The San Antonio BreastÂ Cancer Symposium is the most important breast cancer meeting that takes place each year.Â It attracts close to 9,000 participants from more than 90 countries who are interested in hearing and discussing the most recent breast cancer research findings. The 33rd annual Symposium is being held December 8-12, 2010, and Dr. Love will be posting daily blogs about the meetingâ€™s most interesting research reports and discussions.
The first session of this yearâ€™s Symposium focused on hormonal drugs. Researchers reported findings from studies that showed that exemestane (brand name Aromasin) and anastrozole (brand name Arimidex) are about the same, with slightly less side effects for exemestane; that goserelin (brand name Zoladex) has the same benefit as tamoxifen when given to ER-positive premenopausal women for two years; that there was no benefit from taking goserelin and tamoxifen together; and that the benefit from goserelin, but not tamoxifen, was greater in tumors that were strongly estrogen receptor (ER) positive.
The next presentation, which reviewed two studies looking at the CYP2D6 test and the benefits of tamoxifen, were more interesting. The CYP2D6 test, also called the “tamoxifen resistance” test examines a gene called 2D6, which produces the enzyme CYP2D6. This enzyme is necessary for the body to metabolize a number of drugs, including tamoxifen. Tamoxifen has to be metabolized to endoxifen in order to work.Â This is done in the body by enzymes. Some people have variations in these genes that result in them making less endoxifen, and there has been some data suggesting that these people donâ€™t do as well when they take tamoxifen. This was noted at the 2007 San Antonio Breast Cancer Symposium, when researchers presented data that showed that women who inherited a certain variation of the 2D6 gene were almost twice as likely to have their breast cancer recur, even though they were more likely to complete their tamoxifen treatment.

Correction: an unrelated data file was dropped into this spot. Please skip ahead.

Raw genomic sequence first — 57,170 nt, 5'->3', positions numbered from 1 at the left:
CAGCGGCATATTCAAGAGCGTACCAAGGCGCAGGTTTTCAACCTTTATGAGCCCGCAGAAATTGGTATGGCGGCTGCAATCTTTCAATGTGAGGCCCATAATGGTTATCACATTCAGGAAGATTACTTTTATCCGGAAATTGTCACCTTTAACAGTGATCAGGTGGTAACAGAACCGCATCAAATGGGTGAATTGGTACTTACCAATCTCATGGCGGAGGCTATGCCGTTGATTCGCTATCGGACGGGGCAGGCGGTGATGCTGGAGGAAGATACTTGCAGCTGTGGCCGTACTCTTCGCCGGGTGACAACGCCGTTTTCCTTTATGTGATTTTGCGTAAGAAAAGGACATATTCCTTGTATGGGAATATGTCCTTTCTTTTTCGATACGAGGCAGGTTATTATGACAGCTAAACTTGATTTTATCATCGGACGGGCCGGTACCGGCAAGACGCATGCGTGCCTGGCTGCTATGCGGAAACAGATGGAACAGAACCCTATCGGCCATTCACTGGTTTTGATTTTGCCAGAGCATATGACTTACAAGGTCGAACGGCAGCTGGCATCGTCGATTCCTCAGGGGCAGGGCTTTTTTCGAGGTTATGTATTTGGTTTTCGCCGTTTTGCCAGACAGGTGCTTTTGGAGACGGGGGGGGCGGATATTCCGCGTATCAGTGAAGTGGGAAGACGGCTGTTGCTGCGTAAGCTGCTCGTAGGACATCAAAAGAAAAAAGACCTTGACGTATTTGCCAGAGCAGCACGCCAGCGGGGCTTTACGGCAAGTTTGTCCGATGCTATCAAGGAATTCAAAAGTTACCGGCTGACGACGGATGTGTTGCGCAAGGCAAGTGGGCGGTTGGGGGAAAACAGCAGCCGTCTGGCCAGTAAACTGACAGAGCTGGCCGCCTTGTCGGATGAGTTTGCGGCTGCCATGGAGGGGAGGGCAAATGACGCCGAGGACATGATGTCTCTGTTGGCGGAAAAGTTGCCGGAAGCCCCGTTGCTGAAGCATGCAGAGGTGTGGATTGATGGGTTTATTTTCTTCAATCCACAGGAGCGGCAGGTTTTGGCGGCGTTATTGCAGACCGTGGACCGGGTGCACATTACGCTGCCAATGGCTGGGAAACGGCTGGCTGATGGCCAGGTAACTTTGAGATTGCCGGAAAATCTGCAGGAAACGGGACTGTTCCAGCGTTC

To explore this question further, researchers took advantage of two large studies that were done to look at the benefit of tamoxifen versus an aromatase inhibitor (which is metabolized differently, and is not affected by CYP2D6).Â Their findings refuted the previous data, showing that the presence of common mutations in the genes that control the enzymes that metabolize tamoxifen did not have an effect on whether women were likely to have a recurrence.Â Â They also found that antidepressants that are thought to inhibit CYP2D6 actually had no effect on whether women taking tamoxifen had a recurrence. In sum, the researchers concluded that for postmenopausal patients with hormone-sensitive early breast cancer, CYP2D6 testing is not justified to determine whether to give tamoxifen. They also found that, in contrast to what has been suggested, the presence or absence of hot flashes should not be used as an indicator of whether tamoxifen is effective.